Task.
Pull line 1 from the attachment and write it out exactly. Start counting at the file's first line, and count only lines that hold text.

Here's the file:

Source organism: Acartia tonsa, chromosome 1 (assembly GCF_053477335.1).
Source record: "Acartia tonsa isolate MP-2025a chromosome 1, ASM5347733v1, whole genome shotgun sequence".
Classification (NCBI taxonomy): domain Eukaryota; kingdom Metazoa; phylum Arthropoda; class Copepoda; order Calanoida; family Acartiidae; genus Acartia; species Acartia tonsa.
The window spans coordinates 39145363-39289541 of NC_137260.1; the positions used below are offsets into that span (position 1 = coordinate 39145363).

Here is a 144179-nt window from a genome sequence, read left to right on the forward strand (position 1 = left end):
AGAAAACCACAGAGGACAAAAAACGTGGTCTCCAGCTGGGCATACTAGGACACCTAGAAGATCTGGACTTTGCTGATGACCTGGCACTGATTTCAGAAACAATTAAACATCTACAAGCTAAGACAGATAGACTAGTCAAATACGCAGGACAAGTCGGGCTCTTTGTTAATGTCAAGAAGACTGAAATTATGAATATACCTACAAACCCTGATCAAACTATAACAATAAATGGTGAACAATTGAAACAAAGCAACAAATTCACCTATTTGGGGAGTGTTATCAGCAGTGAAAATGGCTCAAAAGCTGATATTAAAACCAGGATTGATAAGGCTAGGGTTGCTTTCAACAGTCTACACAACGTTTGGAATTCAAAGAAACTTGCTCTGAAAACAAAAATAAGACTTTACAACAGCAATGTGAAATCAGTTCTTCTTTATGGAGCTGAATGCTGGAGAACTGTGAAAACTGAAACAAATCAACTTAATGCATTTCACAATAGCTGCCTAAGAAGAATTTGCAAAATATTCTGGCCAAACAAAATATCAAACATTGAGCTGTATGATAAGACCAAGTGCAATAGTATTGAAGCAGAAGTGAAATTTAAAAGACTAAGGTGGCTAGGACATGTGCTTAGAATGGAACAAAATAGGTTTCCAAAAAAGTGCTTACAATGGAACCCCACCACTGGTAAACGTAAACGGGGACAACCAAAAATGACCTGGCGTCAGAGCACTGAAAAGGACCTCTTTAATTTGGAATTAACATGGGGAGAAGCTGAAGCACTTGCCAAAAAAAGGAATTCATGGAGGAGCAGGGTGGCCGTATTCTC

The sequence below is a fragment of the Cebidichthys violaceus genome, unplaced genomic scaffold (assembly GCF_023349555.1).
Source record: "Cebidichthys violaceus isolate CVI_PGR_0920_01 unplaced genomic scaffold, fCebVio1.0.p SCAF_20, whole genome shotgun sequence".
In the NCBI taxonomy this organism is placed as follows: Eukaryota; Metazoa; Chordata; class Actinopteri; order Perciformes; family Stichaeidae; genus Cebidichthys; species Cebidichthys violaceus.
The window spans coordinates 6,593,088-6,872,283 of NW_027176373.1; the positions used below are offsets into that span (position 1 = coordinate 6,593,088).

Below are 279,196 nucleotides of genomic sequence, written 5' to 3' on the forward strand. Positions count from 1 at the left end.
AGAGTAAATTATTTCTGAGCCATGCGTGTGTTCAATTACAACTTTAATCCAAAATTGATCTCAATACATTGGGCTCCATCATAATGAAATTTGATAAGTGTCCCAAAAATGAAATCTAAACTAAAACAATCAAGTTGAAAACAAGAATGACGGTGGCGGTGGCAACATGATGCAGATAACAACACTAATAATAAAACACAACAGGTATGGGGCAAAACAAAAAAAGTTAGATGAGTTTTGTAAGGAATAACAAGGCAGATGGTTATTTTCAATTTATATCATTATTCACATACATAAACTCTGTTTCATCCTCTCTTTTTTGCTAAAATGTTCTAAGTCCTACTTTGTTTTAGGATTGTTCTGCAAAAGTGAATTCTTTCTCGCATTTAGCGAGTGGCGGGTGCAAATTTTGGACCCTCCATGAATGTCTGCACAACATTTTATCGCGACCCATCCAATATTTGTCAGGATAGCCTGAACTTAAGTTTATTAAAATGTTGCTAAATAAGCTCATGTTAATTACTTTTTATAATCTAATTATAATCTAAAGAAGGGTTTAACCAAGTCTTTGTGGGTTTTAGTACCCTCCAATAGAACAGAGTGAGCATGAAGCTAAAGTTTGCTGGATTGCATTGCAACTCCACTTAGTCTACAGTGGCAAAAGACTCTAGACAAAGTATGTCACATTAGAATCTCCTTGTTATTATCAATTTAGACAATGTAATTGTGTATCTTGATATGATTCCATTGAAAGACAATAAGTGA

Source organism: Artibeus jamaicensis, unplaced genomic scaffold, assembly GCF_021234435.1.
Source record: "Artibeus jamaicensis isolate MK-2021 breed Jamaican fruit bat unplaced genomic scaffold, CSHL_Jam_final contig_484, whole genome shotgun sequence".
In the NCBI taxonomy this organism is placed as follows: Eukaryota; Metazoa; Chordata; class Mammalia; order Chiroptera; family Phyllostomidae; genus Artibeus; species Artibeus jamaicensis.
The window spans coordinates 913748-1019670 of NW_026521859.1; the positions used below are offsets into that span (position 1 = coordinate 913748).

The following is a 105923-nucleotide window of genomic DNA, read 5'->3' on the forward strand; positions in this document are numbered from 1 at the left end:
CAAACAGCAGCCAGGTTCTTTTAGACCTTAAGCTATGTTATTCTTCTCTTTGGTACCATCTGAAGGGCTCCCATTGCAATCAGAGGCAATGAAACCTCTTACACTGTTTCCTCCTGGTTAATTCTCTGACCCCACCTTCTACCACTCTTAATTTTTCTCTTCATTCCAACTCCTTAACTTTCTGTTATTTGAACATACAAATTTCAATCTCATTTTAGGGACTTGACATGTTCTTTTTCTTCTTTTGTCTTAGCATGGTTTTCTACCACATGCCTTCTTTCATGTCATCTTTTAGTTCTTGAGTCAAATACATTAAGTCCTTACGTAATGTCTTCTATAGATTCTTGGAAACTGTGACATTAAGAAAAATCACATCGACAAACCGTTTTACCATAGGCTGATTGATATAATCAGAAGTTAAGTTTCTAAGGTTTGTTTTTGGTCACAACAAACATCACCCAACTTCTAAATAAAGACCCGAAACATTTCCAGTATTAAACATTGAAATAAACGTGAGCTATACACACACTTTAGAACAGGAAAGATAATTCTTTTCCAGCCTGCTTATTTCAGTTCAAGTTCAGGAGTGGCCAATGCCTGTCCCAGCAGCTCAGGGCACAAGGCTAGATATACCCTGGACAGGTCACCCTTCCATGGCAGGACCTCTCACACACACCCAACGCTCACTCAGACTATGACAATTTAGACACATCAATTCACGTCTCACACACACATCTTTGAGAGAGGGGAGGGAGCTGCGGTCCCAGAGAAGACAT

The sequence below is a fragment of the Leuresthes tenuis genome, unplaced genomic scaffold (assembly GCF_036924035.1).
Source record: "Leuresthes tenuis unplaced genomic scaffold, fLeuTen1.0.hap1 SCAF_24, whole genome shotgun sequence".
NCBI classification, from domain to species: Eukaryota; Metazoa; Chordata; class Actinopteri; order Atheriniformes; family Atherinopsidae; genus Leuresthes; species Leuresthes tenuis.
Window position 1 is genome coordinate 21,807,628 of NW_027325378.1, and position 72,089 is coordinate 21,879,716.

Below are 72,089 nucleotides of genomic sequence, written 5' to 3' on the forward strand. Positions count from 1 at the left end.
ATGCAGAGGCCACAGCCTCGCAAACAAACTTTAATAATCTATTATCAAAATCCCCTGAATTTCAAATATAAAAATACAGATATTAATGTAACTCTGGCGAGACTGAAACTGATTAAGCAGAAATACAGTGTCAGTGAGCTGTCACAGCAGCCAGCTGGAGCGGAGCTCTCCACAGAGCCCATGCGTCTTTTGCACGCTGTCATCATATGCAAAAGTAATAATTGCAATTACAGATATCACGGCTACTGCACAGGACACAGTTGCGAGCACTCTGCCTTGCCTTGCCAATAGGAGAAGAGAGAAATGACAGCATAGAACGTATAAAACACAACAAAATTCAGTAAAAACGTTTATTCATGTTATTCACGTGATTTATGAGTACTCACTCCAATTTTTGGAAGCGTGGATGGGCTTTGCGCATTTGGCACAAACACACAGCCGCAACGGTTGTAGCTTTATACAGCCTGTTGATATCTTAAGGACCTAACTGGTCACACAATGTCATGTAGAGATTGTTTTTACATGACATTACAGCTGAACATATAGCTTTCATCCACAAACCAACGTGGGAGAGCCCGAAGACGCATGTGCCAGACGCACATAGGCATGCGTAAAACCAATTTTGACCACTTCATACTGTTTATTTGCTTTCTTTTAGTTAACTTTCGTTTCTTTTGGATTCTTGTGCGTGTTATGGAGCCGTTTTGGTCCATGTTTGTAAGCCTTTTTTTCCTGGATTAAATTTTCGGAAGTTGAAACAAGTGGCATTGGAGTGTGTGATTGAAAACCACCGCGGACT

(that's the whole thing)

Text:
Source organism: Acartia tonsa, chromosome 1 (assembly GCF_053477335.1).